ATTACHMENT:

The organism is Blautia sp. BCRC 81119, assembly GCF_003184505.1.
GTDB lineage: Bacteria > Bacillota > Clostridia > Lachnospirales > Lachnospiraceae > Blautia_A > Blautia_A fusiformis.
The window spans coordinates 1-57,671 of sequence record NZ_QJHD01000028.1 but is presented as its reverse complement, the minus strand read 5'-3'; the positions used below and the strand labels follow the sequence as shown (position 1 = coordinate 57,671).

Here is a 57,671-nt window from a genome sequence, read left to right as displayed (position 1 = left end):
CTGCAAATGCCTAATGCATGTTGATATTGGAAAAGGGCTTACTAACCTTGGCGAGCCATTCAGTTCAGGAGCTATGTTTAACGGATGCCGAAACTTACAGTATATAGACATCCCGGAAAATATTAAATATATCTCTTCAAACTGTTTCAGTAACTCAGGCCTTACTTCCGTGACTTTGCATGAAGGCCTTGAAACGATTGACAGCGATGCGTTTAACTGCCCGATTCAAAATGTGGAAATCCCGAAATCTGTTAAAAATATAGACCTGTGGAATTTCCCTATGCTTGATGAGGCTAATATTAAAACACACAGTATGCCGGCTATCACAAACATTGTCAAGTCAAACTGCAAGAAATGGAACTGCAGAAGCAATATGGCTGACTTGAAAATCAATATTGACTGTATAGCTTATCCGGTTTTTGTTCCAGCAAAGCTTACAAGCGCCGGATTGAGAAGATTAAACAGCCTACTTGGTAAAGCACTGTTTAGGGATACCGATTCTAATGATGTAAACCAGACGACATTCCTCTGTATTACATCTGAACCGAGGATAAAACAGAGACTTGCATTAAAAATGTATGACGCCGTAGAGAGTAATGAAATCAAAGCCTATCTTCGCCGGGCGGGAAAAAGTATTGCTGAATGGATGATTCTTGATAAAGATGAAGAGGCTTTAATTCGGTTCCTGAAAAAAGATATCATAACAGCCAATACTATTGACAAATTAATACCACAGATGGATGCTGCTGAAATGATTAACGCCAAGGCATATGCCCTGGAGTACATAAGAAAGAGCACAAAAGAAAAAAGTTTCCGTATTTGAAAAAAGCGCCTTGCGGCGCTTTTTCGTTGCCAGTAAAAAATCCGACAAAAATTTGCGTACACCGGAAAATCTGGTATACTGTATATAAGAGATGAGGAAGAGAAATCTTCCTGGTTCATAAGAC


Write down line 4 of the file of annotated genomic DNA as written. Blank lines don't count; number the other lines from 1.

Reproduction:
Here is a 57,671-nt window from a genome sequence, read left to right as displayed (position 1 = left end):